Now breakdown the significant events in this chain.  First the cue strikes the first ball (Event A).  The ball absorbs the kinetic energy of the cue and begins to roll forward at a speed and direction imparted to it from the interaction between it and the cue.  It rolls until it strikes the rail (Event B).  Based on the speed and direction that the ball is travelling, it rebounds off the rail, slows as some of the energy in it is absorbed by the rail and continues in a different direction.  It then strikes the second rail (Event C) and the same type of interaction as B occurs.  The ball continues to roll until it strikes the second ball (Event D).  The second ball now begins to roll according to the speed and direction of the first ball toward the pocket.   When the ball reaches the lip of the pocket, gravity, which has been continuously trying to pull the ball closer to the earth, but has been continuously foiled by the felt-covered table top, has its moment and pulls the ball down into the pocket (Event E).  When a player later looks down into the pocket he or she would see the ball there, where Events A through E have deterministically left it.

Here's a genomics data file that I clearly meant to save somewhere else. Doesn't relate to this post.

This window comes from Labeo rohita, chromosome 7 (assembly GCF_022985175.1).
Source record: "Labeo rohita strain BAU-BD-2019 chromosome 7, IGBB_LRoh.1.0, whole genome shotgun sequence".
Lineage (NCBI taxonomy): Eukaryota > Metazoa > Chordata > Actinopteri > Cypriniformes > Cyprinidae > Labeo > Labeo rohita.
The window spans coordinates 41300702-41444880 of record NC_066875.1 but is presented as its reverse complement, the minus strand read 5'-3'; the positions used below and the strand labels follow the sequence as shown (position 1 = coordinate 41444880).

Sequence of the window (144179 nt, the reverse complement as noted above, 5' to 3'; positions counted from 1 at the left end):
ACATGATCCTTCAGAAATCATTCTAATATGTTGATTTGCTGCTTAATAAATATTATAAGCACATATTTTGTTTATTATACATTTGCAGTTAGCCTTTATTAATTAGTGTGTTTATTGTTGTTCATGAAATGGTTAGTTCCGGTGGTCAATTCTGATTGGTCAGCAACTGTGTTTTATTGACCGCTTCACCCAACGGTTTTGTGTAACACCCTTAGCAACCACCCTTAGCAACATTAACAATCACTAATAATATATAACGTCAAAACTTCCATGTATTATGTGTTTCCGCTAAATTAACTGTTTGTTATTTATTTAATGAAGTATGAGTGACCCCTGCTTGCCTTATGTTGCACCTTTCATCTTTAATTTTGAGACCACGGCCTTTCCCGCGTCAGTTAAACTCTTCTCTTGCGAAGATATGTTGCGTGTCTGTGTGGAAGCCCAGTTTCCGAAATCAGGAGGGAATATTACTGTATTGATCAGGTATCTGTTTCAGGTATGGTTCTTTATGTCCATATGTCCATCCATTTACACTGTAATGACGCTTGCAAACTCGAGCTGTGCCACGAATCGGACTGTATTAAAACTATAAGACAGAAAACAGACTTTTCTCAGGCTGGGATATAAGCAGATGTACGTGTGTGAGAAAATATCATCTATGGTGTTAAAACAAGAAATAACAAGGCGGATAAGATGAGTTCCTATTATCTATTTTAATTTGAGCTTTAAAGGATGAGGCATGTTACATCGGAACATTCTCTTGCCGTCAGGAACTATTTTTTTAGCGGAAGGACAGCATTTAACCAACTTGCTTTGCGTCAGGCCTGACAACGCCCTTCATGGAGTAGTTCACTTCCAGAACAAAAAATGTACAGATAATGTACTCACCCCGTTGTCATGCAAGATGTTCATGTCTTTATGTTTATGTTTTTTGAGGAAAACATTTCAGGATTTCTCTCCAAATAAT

Each subsequent event is reliant upon the prior one.  If the record of the previous ones were to go "missing" as the present arrived at the time of the subsequent event, the present would be unable to coherently express them.  Remove the record of Event A, and ball wouldn't be able to arrive at Event B.  The present continues to roll forward, but there is now a causal gap between reality and what causally should be.  As we arrive at Event C, now without either A or B, Event C becomes impossible.  As each subsequent event is missed, like an unravelling fabric, the gap between what was determined in the first strike of the ball by the cue would grow until the present would be completely unrelated to the past.  The only way that determinism and causality to hold is for them to hold completely.

Lee Smolin has written an interesting piece on this topic, here.

For a contrary view, read Amrit Sorli's piece about time as an illusion, here.